I was wondering why Apple rolled out Safari Web Apps in Sonoma. There's no shortage of tools to turn web apps into desktop versions—Fluid, Applicationize, Nativefier, Unite, Electron, etc—but they don't offer a true native experience and haven't gained much traction.
Apple has had a similar feature on iOS which is presumably extremely underutilized. Historically, Apple has pushed developers towards native apps and has been hesitant or slow to support web technologies like WebRTC, PWAs, and WebAssembly in WebKit. I don't think this shift is due to a newfound belief in the potential of web apps, nor is it likely motivated by regulatory factors.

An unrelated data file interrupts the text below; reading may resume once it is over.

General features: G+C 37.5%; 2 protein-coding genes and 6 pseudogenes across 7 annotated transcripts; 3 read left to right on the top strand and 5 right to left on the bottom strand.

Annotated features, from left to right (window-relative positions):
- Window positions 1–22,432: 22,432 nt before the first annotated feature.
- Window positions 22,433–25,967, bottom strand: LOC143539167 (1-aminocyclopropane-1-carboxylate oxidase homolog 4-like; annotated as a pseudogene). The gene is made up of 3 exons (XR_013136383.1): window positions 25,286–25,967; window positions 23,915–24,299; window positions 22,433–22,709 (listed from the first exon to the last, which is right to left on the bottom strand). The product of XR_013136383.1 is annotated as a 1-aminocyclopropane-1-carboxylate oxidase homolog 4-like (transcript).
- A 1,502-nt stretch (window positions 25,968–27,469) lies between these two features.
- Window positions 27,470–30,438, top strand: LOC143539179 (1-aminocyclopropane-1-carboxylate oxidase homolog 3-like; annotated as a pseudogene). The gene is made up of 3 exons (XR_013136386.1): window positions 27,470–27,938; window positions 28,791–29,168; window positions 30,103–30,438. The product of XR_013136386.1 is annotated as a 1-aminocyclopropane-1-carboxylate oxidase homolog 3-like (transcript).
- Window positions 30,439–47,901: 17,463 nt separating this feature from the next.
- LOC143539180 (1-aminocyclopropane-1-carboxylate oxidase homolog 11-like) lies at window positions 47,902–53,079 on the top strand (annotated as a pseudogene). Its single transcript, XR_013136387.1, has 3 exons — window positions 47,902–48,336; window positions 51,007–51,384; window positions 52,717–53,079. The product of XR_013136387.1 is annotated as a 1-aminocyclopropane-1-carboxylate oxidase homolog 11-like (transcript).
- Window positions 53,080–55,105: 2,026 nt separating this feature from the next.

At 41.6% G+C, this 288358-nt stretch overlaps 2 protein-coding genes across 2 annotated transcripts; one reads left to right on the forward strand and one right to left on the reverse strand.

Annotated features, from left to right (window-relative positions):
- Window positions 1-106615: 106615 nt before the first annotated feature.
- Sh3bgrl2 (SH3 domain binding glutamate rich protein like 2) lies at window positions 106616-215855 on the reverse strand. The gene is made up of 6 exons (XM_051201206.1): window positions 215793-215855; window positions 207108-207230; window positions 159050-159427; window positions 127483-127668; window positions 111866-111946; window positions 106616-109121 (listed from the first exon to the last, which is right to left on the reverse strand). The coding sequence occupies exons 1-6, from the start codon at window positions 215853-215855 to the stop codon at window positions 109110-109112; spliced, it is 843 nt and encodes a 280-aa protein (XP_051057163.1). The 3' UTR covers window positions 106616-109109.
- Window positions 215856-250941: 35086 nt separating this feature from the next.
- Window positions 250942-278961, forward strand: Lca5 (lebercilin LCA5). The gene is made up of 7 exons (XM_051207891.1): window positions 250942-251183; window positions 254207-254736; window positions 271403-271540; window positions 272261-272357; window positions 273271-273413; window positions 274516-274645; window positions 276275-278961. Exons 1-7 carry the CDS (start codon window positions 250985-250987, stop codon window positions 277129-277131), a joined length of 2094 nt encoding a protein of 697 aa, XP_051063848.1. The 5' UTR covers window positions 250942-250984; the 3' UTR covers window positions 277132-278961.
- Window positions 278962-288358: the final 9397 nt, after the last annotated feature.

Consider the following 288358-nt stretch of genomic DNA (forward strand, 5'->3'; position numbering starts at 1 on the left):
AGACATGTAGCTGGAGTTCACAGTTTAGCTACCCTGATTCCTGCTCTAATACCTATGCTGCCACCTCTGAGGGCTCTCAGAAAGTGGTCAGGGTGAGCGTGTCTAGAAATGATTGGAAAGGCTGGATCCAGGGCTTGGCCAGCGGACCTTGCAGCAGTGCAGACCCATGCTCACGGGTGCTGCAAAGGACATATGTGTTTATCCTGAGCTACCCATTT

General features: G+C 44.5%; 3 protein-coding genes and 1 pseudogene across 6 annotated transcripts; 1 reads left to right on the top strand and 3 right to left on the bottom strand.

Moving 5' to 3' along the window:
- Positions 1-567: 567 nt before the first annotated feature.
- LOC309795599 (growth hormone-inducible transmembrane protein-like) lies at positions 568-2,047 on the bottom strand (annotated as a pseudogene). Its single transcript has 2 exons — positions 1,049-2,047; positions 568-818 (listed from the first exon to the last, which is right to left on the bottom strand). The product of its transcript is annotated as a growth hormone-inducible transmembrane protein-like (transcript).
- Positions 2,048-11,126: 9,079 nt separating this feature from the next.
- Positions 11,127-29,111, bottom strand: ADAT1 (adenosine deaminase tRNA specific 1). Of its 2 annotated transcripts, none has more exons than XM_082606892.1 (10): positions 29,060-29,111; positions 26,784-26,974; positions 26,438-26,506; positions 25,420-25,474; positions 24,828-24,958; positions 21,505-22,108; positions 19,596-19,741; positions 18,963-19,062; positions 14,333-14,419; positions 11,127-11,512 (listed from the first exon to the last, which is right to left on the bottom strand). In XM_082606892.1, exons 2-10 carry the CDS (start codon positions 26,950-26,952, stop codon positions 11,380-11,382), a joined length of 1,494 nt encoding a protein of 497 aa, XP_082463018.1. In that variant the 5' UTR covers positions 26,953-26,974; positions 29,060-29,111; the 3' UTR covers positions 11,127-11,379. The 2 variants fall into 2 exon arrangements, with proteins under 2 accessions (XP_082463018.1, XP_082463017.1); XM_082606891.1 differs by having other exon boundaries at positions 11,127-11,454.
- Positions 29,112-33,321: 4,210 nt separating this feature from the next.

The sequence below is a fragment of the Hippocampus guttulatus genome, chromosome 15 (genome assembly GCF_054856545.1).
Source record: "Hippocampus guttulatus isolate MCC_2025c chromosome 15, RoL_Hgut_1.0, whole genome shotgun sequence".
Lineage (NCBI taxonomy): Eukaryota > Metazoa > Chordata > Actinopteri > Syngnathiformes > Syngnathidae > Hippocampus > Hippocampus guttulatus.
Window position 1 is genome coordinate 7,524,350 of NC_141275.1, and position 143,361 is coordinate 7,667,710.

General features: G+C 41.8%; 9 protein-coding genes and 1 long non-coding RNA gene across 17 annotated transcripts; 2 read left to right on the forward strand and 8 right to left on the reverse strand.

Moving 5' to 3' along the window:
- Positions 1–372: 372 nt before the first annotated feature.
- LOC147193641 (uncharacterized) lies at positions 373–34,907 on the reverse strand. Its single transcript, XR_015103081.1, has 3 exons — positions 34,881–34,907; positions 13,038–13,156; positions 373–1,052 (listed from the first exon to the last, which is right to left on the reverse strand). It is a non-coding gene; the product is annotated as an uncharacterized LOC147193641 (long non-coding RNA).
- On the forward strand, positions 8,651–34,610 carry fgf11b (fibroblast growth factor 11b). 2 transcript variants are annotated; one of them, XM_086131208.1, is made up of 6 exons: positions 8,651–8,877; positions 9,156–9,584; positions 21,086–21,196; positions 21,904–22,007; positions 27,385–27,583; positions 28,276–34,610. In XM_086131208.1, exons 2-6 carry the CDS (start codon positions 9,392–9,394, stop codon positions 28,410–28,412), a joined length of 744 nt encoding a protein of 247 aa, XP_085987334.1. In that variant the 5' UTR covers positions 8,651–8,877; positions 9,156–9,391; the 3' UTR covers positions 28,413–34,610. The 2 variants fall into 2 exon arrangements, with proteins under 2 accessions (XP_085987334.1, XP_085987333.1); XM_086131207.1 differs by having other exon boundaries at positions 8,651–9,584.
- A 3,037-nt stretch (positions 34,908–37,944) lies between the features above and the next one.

I think part of the goal is to offer a cross surface feature that aims to fill the app void in Vision Pro's upcoming launch. Big names like Google, YouTube, and Facebook, along with many workplace apps, probably won't go native early for Vision Pro.
Many startups are also unlikely to secure funding targeting the Vision Pro launch timeline, resulting in a potentially sparse app landscape. However, many web apps will probably work pretty well as Safari Web Apps (SWAs). Lately, I've been enjoying using Threads this way on iPadOS, so I suppose SWAs are a practical fallback if / when big-name app developers skip the Vision Pro launch.
While converting iOS/iPadOS apps to visionOS is an option, that's up to the developer to support and not all developers will go that route, particularly if they see the platform as a competitor and / or distraction.
Initially, it seemed Apple was late to the game with this feature, but now it looks more like they're just early to the Vision Pro launch.